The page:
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Carp AnglerHow ToKnots & RigsLatest Issue

The Famous Spinner Rig

Words and Images: Gilbert Foxcroft

The Spinner Rig is known by many names, such as the Ronnie, German and Turbo German, but for the purpose of this article, I will stick with the Spinner Rig.

This rig is considered the most popular all-rounder on the circuit right now, and with so many carp falling to its aggressive hooking ability I decided to cover it in this issue, especially with winter on the doorstep. I prefer this rig for most of my fishing these days due to the many bait applications and the amazing hook holds it generates. Tying this rig is also very easy, provided you have the correct items at hand to get the job done.

Tools Required:
Korda Boom 25lb, Spinner Swivel, 0.6 Krimps, Krimping Tool, Korda Medium Kicker, Micro Ring Swivel or Micro Rig Swivel, Hook Bead, Korda Kamakura Krank or Wide Gape Size 4, Korda Floss, Korda Floss Cap, Pop-Up and Wafter or Tiger Nut hook bait.

Cut a 20cm length of Korda Boom 25lb and krimp a loop on the one end and krimp a Spinner Swivel on the other end.
Now take the Kamakura Krank or Wide Gape hook and first slide a medium kicker over the hook, followed by the Micro Ring swivel or Micro rig swivel and then the hook bead.
The next step in the construction phase is to attach the spinner swivel to the hook, slide the kicker over the eye of the hook and over the swivel as indicated in the image.
Lastly, cut a 5cm length of floss, thread it through the micro ring swivel and hold both ends of the floss together at equal length. Select your preferred hook bait whether pop-up or wafter and push the fine baiting needle through the centre of the bait, with a floss cap pushed into the bait and the baiting needle through its centre. Pull it through the bait floss, leave about 1cm of floss sticking out the bait and cut the rest away, only with the 1cm revealed.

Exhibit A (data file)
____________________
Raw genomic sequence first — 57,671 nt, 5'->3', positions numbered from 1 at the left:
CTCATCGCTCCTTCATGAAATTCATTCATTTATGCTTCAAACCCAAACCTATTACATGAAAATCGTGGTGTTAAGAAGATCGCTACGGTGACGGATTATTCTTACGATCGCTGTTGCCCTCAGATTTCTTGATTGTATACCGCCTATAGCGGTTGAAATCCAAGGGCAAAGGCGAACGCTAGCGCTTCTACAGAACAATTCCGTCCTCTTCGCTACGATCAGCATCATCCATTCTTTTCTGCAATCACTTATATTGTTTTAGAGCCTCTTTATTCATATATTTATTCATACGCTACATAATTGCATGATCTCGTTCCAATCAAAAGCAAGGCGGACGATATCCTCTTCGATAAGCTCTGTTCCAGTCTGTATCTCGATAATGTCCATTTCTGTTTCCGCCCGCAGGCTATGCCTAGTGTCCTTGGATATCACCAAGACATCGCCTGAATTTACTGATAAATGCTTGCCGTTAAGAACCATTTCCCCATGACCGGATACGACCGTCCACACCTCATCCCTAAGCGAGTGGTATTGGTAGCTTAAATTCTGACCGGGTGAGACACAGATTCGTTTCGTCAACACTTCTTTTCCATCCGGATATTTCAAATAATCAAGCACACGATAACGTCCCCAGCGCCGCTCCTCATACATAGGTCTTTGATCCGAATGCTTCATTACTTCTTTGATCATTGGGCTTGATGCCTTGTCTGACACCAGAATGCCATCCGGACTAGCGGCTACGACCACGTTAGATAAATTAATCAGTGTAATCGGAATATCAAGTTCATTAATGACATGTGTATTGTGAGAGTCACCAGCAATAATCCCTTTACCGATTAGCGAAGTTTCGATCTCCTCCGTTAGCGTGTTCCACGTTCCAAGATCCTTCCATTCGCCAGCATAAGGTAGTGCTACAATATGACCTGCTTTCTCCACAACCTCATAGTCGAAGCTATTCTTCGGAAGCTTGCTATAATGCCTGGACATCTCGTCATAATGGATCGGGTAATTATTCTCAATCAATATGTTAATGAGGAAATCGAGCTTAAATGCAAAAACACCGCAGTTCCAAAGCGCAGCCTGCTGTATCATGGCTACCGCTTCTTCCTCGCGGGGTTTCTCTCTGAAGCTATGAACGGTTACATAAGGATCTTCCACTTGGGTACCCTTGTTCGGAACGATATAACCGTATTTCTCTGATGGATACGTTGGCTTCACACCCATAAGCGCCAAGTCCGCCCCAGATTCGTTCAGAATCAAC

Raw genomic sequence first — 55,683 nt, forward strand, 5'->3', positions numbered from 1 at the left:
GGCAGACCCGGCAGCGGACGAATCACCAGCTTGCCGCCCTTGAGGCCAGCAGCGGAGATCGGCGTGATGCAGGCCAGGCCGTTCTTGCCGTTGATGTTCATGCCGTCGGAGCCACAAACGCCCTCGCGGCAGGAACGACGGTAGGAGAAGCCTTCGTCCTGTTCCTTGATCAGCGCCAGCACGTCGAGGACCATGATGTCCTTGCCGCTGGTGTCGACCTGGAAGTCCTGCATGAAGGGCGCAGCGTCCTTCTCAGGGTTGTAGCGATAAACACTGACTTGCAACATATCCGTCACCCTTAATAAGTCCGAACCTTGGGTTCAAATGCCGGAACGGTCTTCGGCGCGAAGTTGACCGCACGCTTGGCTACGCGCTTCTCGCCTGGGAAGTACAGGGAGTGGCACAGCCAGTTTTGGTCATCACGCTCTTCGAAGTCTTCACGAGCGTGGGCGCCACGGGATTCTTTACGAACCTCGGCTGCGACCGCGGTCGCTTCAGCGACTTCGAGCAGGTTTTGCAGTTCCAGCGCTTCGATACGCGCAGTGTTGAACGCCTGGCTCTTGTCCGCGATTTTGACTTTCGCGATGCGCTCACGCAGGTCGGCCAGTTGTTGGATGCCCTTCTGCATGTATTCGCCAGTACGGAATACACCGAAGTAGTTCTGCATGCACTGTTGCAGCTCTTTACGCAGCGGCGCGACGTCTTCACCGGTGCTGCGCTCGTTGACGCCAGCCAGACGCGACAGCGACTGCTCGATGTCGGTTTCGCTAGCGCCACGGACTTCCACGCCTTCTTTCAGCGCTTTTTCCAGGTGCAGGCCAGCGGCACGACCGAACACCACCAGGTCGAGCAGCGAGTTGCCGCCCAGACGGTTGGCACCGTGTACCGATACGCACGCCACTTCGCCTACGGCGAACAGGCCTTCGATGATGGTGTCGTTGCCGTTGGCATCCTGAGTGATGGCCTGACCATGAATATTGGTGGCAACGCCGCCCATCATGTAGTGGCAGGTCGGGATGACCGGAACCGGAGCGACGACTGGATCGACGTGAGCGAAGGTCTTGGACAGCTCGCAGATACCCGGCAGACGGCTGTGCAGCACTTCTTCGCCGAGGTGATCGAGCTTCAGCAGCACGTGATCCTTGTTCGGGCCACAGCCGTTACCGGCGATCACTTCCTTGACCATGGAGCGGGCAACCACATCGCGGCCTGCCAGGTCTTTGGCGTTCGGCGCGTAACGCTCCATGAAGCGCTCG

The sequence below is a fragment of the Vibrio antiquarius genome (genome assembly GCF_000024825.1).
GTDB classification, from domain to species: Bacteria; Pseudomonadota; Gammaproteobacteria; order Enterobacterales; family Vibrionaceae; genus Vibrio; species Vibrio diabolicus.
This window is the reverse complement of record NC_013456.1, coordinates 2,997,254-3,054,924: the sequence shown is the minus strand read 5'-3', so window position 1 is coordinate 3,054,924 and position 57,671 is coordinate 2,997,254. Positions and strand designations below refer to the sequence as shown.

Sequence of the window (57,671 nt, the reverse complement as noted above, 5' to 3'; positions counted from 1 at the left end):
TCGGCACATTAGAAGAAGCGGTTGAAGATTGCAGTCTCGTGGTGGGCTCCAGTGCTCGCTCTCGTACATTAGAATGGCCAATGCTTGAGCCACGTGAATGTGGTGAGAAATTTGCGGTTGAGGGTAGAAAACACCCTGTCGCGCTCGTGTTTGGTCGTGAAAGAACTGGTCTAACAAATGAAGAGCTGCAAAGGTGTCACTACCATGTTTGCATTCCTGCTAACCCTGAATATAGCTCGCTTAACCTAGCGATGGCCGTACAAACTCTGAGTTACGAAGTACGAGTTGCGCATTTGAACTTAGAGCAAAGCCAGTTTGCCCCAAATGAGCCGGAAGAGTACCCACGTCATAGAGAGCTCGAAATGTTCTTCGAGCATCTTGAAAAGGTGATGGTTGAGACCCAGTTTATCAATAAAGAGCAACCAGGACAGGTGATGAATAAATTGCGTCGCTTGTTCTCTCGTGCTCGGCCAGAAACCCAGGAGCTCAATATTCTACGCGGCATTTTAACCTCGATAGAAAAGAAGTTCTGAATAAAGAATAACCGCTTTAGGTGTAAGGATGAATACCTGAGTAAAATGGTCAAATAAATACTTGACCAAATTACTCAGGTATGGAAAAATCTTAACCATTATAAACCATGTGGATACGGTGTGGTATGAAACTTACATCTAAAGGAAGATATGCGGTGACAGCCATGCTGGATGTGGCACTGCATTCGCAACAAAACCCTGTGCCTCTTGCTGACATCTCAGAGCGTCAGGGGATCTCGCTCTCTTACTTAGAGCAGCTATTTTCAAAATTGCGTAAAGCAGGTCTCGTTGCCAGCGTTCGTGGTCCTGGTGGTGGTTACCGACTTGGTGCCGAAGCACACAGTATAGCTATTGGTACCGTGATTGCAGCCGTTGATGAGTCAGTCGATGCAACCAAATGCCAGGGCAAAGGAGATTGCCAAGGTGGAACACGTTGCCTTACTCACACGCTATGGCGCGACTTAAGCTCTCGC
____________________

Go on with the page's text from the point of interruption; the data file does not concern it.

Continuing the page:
Take a lighter (preferably a cigar lighter) and burn the tag end until it makes a blob tight to the floss cap. By lightly dabbing the side of the lighter onto the blob, it flattens the blob and secures the bait for a neat presentation.

The Spinner Rig works well with almost any lead system, but it is preferred with the famous helicopter lead set-up.
The rig is almost guaranteed not to tangle and due to the stiff boom, the rig is assured to kick away from the lead leaving a desirable and effective bait presentation.
When Neil Spooner from Korda UK visited South Africa to visit tackle shops with me, after a great Seminar in Germiston, we fished one night on Aqua Paradiso and one night on Donaldson Bottom Lake. We managed no fewer than seven fish topped with a 24lb Common and finished the session with a well-deserved 33lb 09oz common, cast to some showing fish.
I also had great results over the past 6 months with this rig and can recommend it in areas of gravel, clay, sand, silt and weed. This is truly a very versatile rig and worth giving it a go.

 *Readers are invited to provide their feedback on their captures made using the rigs in this series. It is most important, however, that the rig used looks exactly like the images in the articles, as there is a very specific reason for the way it looks like it looks.

 Let the big fish run…